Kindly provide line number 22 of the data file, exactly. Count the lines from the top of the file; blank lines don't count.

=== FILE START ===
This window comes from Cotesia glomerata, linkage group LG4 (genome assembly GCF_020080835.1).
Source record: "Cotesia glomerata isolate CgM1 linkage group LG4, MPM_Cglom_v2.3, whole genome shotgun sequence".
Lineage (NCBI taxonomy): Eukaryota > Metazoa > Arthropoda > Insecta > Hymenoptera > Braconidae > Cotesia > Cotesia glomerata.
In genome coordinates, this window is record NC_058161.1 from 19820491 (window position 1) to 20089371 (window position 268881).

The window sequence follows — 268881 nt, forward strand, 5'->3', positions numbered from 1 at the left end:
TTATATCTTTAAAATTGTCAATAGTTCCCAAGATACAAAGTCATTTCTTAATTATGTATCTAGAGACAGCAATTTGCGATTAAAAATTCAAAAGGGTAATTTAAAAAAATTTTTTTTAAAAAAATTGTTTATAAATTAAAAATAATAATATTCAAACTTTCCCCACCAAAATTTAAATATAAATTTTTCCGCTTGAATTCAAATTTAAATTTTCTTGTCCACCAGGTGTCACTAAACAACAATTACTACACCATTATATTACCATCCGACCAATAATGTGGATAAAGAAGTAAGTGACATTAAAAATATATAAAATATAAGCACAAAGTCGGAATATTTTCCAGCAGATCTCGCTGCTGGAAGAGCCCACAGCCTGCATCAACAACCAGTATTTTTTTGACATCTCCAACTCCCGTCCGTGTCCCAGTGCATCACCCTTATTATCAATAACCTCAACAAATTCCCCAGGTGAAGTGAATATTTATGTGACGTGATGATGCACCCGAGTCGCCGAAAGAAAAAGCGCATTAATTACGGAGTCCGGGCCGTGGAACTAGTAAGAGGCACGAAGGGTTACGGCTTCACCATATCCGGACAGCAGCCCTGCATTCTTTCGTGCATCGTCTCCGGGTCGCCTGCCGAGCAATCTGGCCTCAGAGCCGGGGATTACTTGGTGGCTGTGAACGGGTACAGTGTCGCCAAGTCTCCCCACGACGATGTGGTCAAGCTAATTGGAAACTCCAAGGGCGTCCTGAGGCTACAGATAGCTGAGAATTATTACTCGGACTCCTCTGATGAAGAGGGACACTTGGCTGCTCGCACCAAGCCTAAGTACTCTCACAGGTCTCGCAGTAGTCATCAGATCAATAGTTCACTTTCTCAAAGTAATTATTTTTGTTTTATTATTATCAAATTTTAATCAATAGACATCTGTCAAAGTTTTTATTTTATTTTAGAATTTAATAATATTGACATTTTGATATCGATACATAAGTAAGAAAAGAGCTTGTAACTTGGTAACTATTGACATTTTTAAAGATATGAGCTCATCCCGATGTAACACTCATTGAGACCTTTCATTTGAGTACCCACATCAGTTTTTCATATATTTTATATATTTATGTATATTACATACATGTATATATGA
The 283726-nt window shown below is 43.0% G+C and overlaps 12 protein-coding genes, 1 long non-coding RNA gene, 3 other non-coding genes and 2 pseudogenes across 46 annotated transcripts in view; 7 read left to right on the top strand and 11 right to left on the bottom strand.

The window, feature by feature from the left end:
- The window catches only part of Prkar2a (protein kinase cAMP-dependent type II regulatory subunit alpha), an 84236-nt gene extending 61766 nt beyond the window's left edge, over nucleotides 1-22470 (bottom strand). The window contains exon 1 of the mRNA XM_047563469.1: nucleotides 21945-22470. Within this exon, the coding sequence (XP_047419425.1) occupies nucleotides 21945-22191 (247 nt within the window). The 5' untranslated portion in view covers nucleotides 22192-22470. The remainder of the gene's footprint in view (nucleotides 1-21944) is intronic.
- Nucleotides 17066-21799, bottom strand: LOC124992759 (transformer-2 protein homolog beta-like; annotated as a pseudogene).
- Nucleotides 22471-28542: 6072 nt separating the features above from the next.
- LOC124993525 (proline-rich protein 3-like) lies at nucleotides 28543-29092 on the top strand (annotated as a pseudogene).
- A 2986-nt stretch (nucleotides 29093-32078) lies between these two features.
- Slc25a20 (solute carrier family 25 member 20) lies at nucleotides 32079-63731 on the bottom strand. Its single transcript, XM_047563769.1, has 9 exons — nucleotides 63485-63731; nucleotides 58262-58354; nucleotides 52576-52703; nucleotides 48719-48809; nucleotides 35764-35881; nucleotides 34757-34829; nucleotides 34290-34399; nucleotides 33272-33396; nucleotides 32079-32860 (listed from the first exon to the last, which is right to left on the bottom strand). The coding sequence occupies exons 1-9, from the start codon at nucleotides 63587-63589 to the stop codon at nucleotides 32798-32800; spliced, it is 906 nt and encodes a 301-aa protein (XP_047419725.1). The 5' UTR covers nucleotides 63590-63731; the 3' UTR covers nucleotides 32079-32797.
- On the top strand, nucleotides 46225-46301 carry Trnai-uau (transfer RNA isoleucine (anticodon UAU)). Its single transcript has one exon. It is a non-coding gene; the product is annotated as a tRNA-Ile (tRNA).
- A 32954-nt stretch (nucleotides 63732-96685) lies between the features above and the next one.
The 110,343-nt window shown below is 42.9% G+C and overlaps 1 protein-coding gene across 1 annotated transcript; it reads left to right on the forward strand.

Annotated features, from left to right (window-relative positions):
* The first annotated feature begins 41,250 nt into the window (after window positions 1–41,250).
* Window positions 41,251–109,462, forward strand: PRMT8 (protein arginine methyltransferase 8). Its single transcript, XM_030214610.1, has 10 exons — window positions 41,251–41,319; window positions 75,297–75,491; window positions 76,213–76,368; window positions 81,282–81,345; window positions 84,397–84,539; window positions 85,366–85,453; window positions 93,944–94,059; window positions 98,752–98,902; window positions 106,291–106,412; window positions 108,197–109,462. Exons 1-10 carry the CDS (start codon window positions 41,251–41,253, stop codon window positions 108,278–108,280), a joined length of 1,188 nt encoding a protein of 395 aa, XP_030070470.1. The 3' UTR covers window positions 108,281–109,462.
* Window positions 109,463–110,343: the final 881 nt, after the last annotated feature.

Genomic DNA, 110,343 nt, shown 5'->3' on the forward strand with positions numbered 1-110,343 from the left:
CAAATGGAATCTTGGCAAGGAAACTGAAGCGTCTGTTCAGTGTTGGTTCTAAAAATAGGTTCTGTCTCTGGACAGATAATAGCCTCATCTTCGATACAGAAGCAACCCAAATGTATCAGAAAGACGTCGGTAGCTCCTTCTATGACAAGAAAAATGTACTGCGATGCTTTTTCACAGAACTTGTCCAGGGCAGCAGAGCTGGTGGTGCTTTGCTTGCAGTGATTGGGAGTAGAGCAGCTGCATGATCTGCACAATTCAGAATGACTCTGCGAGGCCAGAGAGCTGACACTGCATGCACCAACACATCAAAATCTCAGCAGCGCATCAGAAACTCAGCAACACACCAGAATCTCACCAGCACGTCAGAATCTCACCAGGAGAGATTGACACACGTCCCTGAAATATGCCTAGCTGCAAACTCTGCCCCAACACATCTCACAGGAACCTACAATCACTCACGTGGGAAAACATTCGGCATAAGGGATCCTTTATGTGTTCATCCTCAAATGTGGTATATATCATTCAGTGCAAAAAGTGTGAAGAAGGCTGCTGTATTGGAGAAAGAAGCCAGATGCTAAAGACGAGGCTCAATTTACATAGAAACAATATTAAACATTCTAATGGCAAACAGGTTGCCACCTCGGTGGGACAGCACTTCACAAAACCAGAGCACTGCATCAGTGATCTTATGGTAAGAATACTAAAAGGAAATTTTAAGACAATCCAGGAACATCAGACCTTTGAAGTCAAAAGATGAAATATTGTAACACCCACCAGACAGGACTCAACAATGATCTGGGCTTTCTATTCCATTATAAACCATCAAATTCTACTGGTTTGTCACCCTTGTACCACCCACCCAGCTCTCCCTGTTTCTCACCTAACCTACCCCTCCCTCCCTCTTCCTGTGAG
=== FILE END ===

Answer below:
Genomic DNA, 110,343 nt, shown 5'->3' on the forward strand with positions numbered 1-110,343 from the left: